Monday, February 01, 2010

Why We Don't Just Go "Rescue" Random Kids

Geez, you know I'm all for adoption, and I'm sure many of us who've opened our hearts to children in disadvantaged situations have seen the news from Haiti and thought, "I'd like to scoop those babies up and bring them home with me." But we don't, you know, actually do it. Because there are laws, and precautions, and pesky things like paperwork.

The distinction between charitable impulse and really bad idea was apparently lost on a group of Americans who went to the earthquake-ravaged nation and scooped themselves up some kids, without being all that persnickety about whether they were truly orphans or not. For their troubles, they were arrested and have now been charged with kidnaping.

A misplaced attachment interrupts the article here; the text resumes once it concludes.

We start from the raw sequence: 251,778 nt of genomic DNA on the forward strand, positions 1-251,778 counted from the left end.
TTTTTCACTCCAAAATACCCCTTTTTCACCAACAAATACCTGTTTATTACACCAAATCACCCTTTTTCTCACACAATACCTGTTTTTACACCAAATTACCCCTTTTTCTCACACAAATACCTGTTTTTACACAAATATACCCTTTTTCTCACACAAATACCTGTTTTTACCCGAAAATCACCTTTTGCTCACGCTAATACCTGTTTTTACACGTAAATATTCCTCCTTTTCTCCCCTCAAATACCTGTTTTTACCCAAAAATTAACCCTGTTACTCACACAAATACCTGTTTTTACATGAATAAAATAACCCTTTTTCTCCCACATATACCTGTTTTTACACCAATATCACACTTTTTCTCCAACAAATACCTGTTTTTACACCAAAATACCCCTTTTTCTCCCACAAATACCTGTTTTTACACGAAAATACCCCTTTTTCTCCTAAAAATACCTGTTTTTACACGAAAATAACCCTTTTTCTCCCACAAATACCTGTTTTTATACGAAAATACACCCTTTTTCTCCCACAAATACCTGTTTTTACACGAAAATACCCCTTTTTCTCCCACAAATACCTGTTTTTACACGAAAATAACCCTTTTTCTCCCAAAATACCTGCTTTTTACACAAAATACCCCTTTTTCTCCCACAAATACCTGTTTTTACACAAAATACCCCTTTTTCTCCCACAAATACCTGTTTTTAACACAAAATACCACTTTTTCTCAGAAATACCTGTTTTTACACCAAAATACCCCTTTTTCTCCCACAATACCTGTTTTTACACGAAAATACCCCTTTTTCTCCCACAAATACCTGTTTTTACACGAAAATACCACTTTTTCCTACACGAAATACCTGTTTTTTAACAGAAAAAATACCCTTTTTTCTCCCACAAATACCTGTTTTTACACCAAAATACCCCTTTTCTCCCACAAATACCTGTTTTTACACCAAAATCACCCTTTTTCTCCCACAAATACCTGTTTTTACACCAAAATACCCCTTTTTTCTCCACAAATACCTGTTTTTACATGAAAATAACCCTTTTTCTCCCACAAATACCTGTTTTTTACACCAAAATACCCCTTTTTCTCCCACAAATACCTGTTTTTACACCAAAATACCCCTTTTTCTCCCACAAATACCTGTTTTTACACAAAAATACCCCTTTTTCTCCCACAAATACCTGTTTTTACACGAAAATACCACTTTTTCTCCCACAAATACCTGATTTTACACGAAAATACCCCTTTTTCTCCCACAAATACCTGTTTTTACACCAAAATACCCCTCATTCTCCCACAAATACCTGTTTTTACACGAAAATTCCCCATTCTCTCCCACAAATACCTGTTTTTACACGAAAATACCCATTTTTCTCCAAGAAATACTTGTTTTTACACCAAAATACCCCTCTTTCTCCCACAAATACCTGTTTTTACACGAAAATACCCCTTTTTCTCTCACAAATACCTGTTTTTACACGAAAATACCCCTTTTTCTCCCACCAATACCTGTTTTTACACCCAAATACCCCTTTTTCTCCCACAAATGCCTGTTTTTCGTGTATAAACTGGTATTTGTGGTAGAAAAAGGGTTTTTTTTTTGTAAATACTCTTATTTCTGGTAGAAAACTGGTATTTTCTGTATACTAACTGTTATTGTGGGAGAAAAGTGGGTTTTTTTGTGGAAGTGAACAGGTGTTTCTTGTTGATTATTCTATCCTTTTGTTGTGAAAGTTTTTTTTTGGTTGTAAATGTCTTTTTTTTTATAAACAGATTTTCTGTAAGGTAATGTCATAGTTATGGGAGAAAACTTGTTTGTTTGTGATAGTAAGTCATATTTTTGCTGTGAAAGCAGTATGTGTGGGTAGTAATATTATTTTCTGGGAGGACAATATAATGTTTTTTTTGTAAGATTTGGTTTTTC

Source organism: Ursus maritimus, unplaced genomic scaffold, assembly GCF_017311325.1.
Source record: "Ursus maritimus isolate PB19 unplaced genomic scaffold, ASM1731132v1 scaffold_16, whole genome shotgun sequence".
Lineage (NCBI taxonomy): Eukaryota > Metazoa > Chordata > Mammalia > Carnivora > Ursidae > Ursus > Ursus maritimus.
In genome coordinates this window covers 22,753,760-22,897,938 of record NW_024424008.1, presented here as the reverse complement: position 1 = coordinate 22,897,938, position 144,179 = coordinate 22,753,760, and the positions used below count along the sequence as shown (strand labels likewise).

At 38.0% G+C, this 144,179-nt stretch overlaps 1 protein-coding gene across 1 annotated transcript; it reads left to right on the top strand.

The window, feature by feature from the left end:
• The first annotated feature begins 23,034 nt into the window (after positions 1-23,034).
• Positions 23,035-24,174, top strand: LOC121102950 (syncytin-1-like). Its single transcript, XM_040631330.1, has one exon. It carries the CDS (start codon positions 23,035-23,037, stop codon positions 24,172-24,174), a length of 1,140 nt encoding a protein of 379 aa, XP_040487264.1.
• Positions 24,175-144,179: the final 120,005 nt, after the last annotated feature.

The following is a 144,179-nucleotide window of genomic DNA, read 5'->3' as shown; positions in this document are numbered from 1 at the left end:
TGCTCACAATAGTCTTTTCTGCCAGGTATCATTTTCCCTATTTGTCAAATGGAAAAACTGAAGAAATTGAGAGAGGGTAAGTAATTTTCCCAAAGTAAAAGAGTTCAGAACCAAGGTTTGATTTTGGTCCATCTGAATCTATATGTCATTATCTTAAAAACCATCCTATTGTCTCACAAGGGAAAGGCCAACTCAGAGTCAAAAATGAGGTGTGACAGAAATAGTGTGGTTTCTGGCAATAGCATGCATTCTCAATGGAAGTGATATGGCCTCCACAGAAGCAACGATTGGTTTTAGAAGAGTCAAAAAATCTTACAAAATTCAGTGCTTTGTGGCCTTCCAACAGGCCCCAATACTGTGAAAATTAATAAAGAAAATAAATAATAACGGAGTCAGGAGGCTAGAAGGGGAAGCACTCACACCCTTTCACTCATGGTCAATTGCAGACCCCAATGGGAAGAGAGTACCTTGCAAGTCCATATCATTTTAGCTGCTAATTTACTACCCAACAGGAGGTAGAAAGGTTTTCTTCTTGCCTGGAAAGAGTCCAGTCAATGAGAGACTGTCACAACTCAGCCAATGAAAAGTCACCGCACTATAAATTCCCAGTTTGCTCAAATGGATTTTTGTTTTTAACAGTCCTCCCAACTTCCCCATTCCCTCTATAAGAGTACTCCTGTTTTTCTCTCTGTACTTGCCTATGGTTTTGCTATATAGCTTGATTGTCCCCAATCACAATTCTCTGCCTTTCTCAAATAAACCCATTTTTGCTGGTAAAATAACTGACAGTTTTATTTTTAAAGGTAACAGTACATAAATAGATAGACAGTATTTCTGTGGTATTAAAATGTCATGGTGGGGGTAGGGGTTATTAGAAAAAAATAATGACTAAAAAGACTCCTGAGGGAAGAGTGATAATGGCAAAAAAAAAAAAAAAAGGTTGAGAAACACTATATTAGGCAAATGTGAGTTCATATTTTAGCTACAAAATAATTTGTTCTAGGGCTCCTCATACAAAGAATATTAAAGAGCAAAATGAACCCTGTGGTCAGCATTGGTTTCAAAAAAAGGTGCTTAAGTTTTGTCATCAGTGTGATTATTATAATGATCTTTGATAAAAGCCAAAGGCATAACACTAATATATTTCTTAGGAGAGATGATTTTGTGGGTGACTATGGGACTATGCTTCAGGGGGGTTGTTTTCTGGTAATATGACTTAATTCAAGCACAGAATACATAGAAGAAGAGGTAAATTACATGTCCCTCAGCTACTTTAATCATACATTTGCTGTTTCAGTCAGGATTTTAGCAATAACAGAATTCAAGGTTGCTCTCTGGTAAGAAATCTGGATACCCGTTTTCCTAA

The ugly truth -- something that those of us who've adopted internationally have probably wrestled with in our hearts, and something that has the potential to stop international adoption in any country that has a little pride -- is that it's hard not to feel that, whether they have a birthfamily who wants them or not, children are better off in our comparitively rich and resource-filled American homes and communities. That's an impulse we have to struggle against, and there should be mountains of paperwork to make sure we don't get off too easily. It's hard enough to shake the image of Americans buying kids when we do have proof of need; the Idaho Baptists are finding out now what happens when you don't bother with it. You wind up in trouble, and probably make it harder for kids who are eligible for adoption to get out.